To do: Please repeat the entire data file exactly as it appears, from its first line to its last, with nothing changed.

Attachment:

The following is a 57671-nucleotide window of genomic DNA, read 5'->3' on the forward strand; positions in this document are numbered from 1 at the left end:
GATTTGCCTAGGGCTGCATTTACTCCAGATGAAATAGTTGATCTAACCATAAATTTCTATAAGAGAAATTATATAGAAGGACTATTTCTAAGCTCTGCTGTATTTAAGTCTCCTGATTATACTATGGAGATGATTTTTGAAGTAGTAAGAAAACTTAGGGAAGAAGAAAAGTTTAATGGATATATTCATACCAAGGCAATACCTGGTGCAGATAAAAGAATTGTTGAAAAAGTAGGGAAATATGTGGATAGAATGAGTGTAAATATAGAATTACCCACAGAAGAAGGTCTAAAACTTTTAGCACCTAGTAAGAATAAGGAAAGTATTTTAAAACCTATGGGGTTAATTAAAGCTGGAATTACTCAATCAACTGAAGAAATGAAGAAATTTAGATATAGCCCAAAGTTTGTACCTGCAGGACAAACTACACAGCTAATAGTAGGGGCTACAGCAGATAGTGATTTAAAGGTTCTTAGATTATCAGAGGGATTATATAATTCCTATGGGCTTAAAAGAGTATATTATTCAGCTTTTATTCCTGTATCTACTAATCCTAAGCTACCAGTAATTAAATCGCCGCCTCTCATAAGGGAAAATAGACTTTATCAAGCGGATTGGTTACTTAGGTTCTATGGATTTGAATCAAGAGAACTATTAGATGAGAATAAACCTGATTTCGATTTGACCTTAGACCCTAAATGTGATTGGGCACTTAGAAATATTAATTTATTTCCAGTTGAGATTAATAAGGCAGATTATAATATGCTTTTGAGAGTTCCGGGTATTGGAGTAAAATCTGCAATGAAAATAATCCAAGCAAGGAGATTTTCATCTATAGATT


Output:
The following is a 57671-nucleotide window of genomic DNA, read 5'->3' on the forward strand; positions in this document are numbered from 1 at the left end:
GATTTGCCTAGGGCTGCATTTACTCCAGATGAAATAGTTGATCTAACCATAAATTTCTATAAGAGAAATTATATAGAAGGACTATTTCTAAGCTCTGCTGTATTTAAGTCTCCTGATTATACTATGGAGATGATTTTTGAAGTAGTAAGAAAACTTAGGGAAGAAGAAAAGTTTAATGGATATATTCATACCAAGGCAATACCTGGTGCAGATAAAAGAATTGTTGAAAAAGTAGGGAAATATGTGGATAGAATGAGTGTAAATATAGAATTACCCACAGAAGAAGGTCTAAAACTTTTAGCACCTAGTAAGAATAAGGAAAGTATTTTAAAACCTATGGGGTTAATTAAAGCTGGAATTACTCAATCAACTGAAGAAATGAAGAAATTTAGATATAGCCCAAAGTTTGTACCTGCAGGACAAACTACACAGCTAATAGTAGGGGCTACAGCAGATAGTGATTTAAAGGTTCTTAGATTATCAGAGGGATTATATAATTCCTATGGGCTTAAAAGAGTATATTATTCAGCTTTTATTCCTGTATCTACTAATCCTAAGCTACCAGTAATTAAATCGCCGCCTCTCATAAGGGAAAATAGACTTTATCAAGCGGATTGGTTACTTAGGTTCTATGGATTTGAATCAAGAGAACTATTAGATGAGAATAAACCTGATTTCGATTTGACCTTAGACCCTAAATGTGATTGGGCACTTAGAAATATTAATTTATTTCCAGTTGAGATTAATAAGGCAGATTATAATATGCTTTTGAGAGTTCCGGGTATTGGAGTAAAATCTGCAATGAAAATAATCCAAGCAAGGAGATTTTCATCTATAGATT